Fans See Tribe Called Quest Breakup As End Of An Era

News that rap trio is packing it in is greeted with sadness and some understanding.

News that A Tribe Called Quest are in the home stretch of their illustrious

hip-hop career was greeted with sadness and reflection by fans, some of whom

see the impending breakup as the end of an era in rap.

"It just seems that all the people who were associated with Native Tongues

have gone their separate ways," said 19-year-old fan Andrew Ryall, referring to

the loose conglomeration of hip-hop artists who have spent years stressing

positivity in their music. "The spirit isn't there anymore, and I think that's really

bad for hip-hop."

While other Native Tongues Posse-affiliated artists such as De La Soul, Queen

Latifah and KRS-One continue to release albums to critical acclaim and small

sales, Ryall said he thinks the breakup of Tribe marks the end of an era

when such groups could be counted on for turning out a brand of hip-hop that

spoke for a certain segment of rap's audience.

As the trio tours the country, opening for the Beastie Boys, fans are reporting

that Tribe, best known for including jazz samples and rhythms into their hip-hop

on songs such as the hit "Scenario," have been announcing onstage from

venue to venue that their next album, The Love Movement (Sept. 29), will

be their last.

Representatives for Jive Records, the label the group has called home for the

past nine years, confirmed the disbanding. Earlier this year, label

representatives denied rumors that the group was, in fact, breaking up.

Fans and rap colleagues were taken aback by the news.

"I'm genuinely sad to hear that," former House of Pain frontman Everlast (born

Erik Schrody) said when informed of the potential split Thursday afternoon.

Calling from a tour stop in Los Angeles, where he's playing to drum up support

for his forthcoming blues/folk-flavored solo debut, Whitey Ford Sings The

Blues, Everlast said that Tribe are one of his favorite groups and called the

news "a real loss for hip-hop." However, as someone who has left a popular

group, he said he could understand why Tribe might be calling it a day.

"People said I was crazy when I left House of Pain," he explained, "but I was

genuinely unhappy. If that's what's going on with them, then I wish them luck

with whatever they decide to do. If you're unhappy, you've gotta do what's right

for yourself to help yourself feel good."

Brian Bodnarchuk, a 24-year-old student who attended both the Wednesday

show in Milwaukee and the Thursday show in Chicago, said that at both shows,

Q-Tip (born Jonathan Davis) announced from the stage that The Love

Movement would be the group's last album.

"Everyone booed loudly and for a good length of time," Bodnarchuk said of the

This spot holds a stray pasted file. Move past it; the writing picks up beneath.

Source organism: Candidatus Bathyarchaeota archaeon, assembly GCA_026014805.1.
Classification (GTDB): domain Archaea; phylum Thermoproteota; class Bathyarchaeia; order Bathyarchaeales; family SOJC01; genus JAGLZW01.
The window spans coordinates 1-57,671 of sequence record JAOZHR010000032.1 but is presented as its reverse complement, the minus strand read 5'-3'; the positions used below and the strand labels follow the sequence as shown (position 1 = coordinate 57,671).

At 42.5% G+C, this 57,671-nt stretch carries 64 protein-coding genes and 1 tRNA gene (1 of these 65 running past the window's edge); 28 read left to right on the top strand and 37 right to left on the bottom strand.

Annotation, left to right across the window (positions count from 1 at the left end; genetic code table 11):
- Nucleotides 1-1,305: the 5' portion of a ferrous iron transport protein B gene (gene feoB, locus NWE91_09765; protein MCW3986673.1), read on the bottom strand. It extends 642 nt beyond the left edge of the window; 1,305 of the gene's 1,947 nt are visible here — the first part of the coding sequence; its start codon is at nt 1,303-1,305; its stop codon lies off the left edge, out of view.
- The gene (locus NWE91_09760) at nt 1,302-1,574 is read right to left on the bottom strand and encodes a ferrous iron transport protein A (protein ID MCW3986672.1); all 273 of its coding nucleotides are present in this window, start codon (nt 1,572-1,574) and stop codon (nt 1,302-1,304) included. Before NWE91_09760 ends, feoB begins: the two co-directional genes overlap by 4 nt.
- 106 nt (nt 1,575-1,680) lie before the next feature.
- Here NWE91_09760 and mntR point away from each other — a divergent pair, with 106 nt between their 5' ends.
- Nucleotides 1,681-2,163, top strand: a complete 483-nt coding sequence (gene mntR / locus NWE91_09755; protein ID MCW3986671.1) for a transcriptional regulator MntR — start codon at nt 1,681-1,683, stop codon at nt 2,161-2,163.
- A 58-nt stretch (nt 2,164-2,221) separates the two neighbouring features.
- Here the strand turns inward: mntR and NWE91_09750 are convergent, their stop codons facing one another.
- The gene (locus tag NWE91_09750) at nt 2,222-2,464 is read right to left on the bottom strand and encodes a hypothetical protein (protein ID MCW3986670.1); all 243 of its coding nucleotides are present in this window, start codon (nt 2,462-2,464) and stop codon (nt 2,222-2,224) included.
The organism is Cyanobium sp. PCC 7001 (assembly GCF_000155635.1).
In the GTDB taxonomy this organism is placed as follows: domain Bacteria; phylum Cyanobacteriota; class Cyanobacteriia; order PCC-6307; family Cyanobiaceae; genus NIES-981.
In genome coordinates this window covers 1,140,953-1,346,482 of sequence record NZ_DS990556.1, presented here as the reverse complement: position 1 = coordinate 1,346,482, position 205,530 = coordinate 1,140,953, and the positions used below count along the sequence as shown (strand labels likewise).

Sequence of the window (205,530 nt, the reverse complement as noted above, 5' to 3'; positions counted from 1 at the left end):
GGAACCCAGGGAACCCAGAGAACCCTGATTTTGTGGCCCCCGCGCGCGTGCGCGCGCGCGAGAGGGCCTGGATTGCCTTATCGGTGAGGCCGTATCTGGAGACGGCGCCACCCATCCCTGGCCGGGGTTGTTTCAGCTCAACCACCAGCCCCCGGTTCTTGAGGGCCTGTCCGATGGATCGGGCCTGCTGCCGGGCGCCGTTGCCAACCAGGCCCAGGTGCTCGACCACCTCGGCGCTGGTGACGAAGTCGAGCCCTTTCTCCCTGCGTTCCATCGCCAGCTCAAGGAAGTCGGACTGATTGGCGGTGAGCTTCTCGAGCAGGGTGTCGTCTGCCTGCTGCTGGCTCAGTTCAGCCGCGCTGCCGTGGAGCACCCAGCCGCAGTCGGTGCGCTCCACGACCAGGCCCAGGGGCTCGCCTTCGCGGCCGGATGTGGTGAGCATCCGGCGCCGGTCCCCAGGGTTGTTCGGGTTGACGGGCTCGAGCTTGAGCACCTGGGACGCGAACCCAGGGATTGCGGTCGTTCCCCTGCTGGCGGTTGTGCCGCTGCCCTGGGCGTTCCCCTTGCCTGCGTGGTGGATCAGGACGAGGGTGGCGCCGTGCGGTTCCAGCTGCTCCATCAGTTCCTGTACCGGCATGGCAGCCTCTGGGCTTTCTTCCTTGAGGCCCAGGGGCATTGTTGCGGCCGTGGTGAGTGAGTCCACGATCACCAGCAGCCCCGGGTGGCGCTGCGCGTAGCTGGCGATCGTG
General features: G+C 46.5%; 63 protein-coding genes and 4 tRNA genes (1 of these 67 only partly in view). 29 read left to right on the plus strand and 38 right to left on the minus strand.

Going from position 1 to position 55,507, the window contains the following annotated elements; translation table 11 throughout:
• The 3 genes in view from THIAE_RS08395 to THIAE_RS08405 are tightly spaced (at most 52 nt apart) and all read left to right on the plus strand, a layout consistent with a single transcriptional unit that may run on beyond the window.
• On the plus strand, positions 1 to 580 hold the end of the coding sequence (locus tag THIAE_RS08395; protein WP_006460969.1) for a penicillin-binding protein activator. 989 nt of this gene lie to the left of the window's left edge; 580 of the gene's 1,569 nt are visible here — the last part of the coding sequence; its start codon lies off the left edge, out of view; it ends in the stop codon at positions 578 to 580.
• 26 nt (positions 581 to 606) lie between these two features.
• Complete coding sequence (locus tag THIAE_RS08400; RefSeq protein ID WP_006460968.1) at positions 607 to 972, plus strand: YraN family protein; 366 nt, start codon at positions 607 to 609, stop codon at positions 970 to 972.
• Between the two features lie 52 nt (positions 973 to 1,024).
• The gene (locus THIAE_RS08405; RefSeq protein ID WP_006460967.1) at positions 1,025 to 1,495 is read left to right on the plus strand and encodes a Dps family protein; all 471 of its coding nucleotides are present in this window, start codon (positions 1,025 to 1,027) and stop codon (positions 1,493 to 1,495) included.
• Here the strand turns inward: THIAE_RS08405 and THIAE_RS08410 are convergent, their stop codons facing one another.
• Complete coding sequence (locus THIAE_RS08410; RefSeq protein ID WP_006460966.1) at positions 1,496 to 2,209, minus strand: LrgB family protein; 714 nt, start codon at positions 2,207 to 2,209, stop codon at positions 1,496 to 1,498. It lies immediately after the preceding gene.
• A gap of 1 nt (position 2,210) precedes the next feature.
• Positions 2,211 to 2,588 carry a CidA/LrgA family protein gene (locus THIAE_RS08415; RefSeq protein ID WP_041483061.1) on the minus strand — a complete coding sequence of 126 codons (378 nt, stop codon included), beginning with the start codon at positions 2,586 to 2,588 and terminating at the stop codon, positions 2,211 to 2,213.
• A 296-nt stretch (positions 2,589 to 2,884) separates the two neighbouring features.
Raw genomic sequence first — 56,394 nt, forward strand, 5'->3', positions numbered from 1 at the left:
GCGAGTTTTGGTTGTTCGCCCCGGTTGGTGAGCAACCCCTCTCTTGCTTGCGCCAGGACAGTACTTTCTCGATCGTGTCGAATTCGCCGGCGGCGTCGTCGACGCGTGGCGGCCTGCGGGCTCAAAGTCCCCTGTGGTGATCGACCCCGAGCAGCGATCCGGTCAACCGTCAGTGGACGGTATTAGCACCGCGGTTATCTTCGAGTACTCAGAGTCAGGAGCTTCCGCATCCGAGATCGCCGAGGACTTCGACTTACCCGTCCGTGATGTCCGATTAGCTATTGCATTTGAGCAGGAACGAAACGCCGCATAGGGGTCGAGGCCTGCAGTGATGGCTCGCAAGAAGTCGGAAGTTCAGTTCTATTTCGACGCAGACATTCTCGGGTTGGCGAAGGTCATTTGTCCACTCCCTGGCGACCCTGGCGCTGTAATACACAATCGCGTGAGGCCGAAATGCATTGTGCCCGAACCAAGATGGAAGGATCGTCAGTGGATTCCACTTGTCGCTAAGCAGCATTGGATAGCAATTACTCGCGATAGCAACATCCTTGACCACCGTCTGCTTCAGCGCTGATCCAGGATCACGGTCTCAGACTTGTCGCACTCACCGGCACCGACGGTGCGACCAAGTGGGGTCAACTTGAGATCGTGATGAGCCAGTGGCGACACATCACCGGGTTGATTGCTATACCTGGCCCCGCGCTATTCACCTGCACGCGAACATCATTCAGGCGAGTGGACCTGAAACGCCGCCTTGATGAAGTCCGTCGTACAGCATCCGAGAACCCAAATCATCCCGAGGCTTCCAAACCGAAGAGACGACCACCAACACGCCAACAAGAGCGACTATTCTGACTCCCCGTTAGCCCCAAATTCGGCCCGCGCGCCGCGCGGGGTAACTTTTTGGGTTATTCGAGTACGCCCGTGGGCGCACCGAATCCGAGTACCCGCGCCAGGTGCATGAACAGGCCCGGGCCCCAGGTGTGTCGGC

audience's reaction. "Instead of giving a reason, though, [Q-Tip] turned the

mood around and thanked all the hip-hop fans for making it possible for them to

make music, and they thanked the Beastie Boys a couple of times for 'taking

them under their wing when no one else would.' "

Postings by mournful fans on the Usenet newsgroup, an

online forum for fans to discuss rap music, confirm that Q-Tip announced the

breakup from the stage in Chicago and Milwaukee and indicate that he had

also made similar announcements at tour stops in Portland, Ore., and

Vancouver, British Columbia.

A Tribe Called Quest formed in Queens, N.Y., in 1988 when rappers Q-Tip and

Phife (born Malik Taylor) and DJ Ali (born Ali Shaheed Muhammad) met as

students at the Murray Bergtraum High School for Business Careers in New

York City. They began to make a name for themselves by appearing on albums

by De La Soul and the Jungle Brothers, leading the group to be signed by Jive

in 1989.

They, along with fellow rappers De La Soul, the Jungle Brothers, Queen Latifah,

Monie Love and Black Sheep, made up the Native Tongues Posse. Other

artists more loosely affiliated with Native Tongues included KRS-One, Leaders

of the New School and hard-rockers Living Colour.

A Tribe Called Quest's 1990 debut album, People's Instinctive Travels and

the Paths of Rhythm, pioneered the use of jazz samples in hip-hop and

spawned such widely recognized hip-hop classics as "Bonita Applebum," "I Left

My Wallet in El Segundo" and "Can I Kick It."

They followed in 1991 with The Low End Theory, another widely

acclaimed hip-hop classic, which spawned such songs as "Check the Rhyme"

and "Scenario." By the time they released Midnight Marauders in 1993,

the explosion of gangsta rap was just kicking into high gear, but they still scored

hits in the form of "Award Tour" and "Oh My God." Beats, Rhymes and

Life, issued in 1996, was also warmly received by critics, but Tribe

began to stick out like a sore thumb in a scene dominated by such hardcore

rappers as Tupac Shakur, Snoop Doggy Dogg and the Notorious B.I.G.

Their final album, The Love Movement, has been delayed several times

and is currently scheduled for release in late September.

And while many fans say they are saddened by the breakup, some say they

understand as well. "Of course I'm not happy about it," Ryall explained. "But I

feel like it's probably time. The effort wasn't really there for their last album and

the stuff I've heard since then didn't reflect the same effort in the production and

the lyrics."

A Tribe Called Quest's next show opening for the Beastie Boys is at Molson

Park Arena in Barrie, Ontario, on Saturday. From there, they play Montreal,

Auburn Hills, Mich., and then wrap things up at the Continental Airline Arena in

East Rutherford, N.J., on Aug. 22.

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